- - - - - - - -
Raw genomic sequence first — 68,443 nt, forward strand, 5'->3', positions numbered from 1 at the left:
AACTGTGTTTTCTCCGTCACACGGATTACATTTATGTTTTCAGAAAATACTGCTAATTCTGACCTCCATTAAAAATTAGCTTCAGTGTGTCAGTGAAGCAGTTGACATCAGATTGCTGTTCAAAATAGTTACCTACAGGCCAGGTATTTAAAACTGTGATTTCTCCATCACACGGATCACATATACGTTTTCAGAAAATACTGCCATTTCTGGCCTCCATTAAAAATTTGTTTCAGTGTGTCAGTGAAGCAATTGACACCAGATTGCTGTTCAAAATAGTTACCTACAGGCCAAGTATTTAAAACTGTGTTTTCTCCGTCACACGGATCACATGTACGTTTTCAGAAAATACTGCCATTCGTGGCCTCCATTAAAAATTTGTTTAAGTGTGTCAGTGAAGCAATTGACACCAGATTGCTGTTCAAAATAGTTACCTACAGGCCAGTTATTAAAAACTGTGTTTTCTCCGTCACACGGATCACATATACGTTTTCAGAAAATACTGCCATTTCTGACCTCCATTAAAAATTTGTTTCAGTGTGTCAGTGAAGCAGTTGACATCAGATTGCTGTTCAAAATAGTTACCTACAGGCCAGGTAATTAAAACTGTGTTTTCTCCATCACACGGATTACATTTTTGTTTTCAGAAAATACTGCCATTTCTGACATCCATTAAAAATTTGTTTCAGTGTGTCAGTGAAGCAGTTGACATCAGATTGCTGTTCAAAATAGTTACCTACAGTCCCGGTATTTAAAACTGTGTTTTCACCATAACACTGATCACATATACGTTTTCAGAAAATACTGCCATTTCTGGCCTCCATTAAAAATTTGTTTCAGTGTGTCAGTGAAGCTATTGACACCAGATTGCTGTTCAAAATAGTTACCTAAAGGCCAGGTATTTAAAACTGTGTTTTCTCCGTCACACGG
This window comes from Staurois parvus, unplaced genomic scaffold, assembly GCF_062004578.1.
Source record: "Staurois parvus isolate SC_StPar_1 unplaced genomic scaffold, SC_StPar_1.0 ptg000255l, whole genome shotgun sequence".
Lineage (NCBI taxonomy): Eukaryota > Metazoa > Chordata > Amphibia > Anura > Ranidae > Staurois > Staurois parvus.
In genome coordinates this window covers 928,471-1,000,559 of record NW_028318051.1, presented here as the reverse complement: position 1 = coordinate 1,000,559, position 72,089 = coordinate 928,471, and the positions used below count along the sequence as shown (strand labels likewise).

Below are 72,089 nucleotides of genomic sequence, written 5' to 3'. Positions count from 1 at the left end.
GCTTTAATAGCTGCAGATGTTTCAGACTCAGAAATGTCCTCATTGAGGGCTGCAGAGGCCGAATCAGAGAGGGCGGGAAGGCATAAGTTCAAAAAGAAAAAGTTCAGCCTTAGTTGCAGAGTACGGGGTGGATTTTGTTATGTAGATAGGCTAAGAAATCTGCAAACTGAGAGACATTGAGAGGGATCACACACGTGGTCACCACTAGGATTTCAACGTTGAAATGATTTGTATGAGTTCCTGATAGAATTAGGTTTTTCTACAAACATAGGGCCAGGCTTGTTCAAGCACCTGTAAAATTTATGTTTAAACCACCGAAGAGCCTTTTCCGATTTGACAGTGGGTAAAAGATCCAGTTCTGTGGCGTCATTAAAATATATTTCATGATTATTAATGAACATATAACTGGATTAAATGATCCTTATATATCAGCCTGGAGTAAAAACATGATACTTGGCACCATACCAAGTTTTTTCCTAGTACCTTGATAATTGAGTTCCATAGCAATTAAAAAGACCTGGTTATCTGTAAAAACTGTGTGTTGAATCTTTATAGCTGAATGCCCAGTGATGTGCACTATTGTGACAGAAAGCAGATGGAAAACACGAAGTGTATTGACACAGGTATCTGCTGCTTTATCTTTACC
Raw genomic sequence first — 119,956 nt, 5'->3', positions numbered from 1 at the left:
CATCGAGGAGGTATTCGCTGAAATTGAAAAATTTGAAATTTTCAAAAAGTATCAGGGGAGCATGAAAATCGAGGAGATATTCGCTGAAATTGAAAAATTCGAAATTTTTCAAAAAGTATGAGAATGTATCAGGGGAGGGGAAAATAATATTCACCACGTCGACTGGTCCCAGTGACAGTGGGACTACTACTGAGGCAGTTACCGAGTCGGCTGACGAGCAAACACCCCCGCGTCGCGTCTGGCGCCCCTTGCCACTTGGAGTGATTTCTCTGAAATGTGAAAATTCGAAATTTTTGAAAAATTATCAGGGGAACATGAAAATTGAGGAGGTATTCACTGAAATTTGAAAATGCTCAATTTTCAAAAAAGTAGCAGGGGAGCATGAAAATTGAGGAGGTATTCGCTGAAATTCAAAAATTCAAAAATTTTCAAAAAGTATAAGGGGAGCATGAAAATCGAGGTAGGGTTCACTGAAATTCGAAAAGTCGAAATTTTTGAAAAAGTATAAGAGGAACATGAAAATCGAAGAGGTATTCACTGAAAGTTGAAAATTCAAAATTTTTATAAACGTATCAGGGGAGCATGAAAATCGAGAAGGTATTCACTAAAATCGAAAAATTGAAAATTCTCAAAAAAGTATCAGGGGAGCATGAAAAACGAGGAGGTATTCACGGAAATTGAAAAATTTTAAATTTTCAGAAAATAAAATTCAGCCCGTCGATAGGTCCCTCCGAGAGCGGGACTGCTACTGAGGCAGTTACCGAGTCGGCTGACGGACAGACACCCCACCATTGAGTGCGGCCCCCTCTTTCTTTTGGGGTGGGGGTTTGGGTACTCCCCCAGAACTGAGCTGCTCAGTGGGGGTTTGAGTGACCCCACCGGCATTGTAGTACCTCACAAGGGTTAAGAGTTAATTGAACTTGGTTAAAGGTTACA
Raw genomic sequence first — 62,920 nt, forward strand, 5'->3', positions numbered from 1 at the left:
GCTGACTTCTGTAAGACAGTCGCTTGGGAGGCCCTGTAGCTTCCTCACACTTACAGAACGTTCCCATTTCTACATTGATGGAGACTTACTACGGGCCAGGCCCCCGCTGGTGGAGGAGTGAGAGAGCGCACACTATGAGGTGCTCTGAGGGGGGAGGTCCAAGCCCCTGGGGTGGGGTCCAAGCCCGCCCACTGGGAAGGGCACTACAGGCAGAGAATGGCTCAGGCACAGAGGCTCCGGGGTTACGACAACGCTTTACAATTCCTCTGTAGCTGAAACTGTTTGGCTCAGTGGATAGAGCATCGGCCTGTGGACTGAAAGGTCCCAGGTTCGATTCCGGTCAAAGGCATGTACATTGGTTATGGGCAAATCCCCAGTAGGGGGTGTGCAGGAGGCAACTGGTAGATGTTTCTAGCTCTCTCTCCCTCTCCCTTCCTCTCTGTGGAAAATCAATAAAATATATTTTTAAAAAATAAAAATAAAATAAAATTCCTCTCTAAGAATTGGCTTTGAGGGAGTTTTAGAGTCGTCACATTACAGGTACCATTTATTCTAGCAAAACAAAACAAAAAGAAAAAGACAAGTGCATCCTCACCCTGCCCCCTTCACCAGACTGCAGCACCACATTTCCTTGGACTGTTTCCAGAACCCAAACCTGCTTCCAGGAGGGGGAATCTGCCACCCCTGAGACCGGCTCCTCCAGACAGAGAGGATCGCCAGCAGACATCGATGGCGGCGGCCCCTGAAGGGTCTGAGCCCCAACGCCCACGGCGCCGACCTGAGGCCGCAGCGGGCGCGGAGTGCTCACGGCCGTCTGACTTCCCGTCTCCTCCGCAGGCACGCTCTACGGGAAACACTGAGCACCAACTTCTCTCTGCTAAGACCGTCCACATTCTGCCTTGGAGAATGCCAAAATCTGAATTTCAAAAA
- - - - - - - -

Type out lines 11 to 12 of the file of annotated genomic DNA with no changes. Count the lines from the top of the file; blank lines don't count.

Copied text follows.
Raw genomic sequence first — 62,920 nt, forward strand, 5'->3', positions numbered from 1 at the left:
GCTGACTTCTGTAAGACAGTCGCTTGGGAGGCCCTGTAGCTTCCTCACACTTACAGAACGTTCCCATTTCTACATTGATGGAGACTTACTACGGGCCAGGCCCCCGCTGGTGGAGGAGTGAGAGAGCGCACACTATGAGGTGCTCTGAGGGGGGAGGTCCAAGCCCCTGGGGTGGGGTCCAAGCCCGCCCACTGGGAAGGGCACTACAGGCAGAGAATGGCTCAGGCACAGAGGCTCCGGGGTTACGACAACGCTTTACAATTCCTCTGTAGCTGAAACTGTTTGGCTCAGTGGATAGAGCATCGGCCTGTGGACTGAAAGGTCCCAGGTTCGATTCCGGTCAAAGGCATGTACATTGGTTATGGGCAAATCCCCAGTAGGGGGTGTGCAGGAGGCAACTGGTAGATGTTTCTAGCTCTCTCTCCCTCTCCCTTCCTCTCTGTGGAAAATCAATAAAATATATTTTTAAAAAATAAAAATAAAATAAAATTCCTCTCTAAGAATTGGCTTTGAGGGAGTTTTAGAGTCGTCACATTACAGGTACCATTTATTCTAGCAAAACAAAACAAAAAGAAAAAGACAAGTGCATCCTCACCCTGCCCCCTTCACCAGACTGCAGCACCACATTTCCTTGGACTGTTTCCAGAACCCAAACCTGCTTCCAGGAGGGGGAATCTGCCACCCCTGAGACCGGCTCCTCCAGACAGAGAGGATCGCCAGCAGACATCGATGGCGGCGGCCCCTGAAGGGTCTGAGCCCCAACGCCCACGGCGCCGACCTGAGGCCGCAGCGGGCGCGGAGTGCTCACGGCCGTCTGACTTCCCGTCTCCTCCGCAGGCACGCTCTACGGGAAACACTGAGCACCAACTTCTCTCTGCTAAGACCGTCCACATTCTGCCTTGGAGAATGCCAAAATCTGAATTTCAAAAA